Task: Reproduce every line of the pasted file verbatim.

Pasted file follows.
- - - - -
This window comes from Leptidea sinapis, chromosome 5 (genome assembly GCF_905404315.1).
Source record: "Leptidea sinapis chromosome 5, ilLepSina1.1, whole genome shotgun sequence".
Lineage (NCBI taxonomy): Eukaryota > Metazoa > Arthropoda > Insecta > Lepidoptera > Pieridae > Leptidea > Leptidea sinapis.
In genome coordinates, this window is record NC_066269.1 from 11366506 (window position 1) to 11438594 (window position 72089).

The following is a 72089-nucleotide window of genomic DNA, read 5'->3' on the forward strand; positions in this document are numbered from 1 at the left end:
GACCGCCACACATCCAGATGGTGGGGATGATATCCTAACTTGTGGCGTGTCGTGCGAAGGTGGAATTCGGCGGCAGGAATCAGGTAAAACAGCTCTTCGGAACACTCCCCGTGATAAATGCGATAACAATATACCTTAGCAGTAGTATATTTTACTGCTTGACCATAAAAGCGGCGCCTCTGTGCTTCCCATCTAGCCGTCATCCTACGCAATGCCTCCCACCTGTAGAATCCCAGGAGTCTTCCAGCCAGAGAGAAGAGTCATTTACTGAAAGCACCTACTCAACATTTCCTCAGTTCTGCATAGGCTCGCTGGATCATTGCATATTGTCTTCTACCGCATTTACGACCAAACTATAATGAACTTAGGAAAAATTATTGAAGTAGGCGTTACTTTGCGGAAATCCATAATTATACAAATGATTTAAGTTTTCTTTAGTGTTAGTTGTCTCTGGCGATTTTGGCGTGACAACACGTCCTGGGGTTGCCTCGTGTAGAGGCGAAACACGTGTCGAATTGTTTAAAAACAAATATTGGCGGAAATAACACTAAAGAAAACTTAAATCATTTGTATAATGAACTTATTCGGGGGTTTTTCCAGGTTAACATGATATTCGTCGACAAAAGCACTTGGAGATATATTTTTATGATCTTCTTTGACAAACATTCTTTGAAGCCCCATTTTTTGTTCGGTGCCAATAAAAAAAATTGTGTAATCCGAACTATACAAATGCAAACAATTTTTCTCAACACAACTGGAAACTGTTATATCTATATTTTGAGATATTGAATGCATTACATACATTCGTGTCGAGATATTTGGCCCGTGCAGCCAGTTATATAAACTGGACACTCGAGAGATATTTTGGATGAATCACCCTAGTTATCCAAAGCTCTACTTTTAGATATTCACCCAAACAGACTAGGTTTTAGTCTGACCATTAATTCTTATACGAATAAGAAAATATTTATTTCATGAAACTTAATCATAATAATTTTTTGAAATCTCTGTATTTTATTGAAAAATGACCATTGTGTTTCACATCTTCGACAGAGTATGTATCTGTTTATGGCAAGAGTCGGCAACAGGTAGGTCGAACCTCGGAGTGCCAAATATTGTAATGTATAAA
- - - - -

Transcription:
This window comes from Leptidea sinapis, chromosome 5 (genome assembly GCF_905404315.1).
Source record: "Leptidea sinapis chromosome 5, ilLepSina1.1, whole genome shotgun sequence".
Lineage (NCBI taxonomy): Eukaryota > Metazoa > Arthropoda > Insecta > Lepidoptera > Pieridae > Leptidea > Leptidea sinapis.
In genome coordinates, this window is record NC_066269.1 from 11366506 (window position 1) to 11438594 (window position 72089).

The following is a 72089-nucleotide window of genomic DNA, read 5'->3' on the forward strand; positions in this document are numbered from 1 at the left end:
GACCGCCACACATCCAGATGGTGGGGATGATATCCTAACTTGTGGCGTGTCGTGCGAAGGTGGAATTCGGCGGCAGGAATCAGGTAAAACAGCTCTTCGGAACACTCCCCGTGATAAATGCGATAACAATATACCTTAGCAGTAGTATATTTTACTGCTTGACCATAAAAGCGGCGCCTCTGTGCTTCCCATCTAGCCGTCATCCTACGCAATGCCTCCCACCTGTAGAATCCCAGGAGTCTTCCAGCCAGAGAGAAGAGTCATTTACTGAAAGCACCTACTCAACATTTCCTCAGTTCTGCATAGGCTCGCTGGATCATTGCATATTGTCTTCTACCGCATTTACGACCAAACTATAATGAACTTAGGAAAAATTATTGAAGTAGGCGTTACTTTGCGGAAATCCATAATTATACAAATGATTTAAGTTTTCTTTAGTGTTAGTTGTCTCTGGCGATTTTGGCGTGACAACACGTCCTGGGGTTGCCTCGTGTAGAGGCGAAACACGTGTCGAATTGTTTAAAAACAAATATTGGCGGAAATAACACTAAAGAAAACTTAAATCATTTGTATAATGAACTTATTCGGGGGTTTTTCCAGGTTAACATGATATTCGTCGACAAAAGCACTTGGAGATATATTTTTATGATCTTCTTTGACAAACATTCTTTGAAGCCCCATTTTTTGTTCGGTGCCAATAAAAAAAATTGTGTAATCCGAACTATACAAATGCAAACAATTTTTCTCAACACAACTGGAAACTGTTATATCTATATTTTGAGATATTGAATGCATTACATACATTCGTGTCGAGATATTTGGCCCGTGCAGCCAGTTATATAAACTGGACACTCGAGAGATATTTTGGATGAATCACCCTAGTTATCCAAAGCTCTACTTTTAGATATTCACCCAAACAGACTAGGTTTTAGTCTGACCATTAATTCTTATACGAATAAGAAAATATTTATTTCATGAAACTTAATCATAATAATTTTTTGAAATCTCTGTATTTTATTGAAAAATGACCATTGTGTTTCACATCTTCGACAGAGTATGTATCTGTTTATGGCAAGAGTCGGCAACAGGTAGGTCGAACCTCGGAGTGCCAAATATTGTAATGTATAAA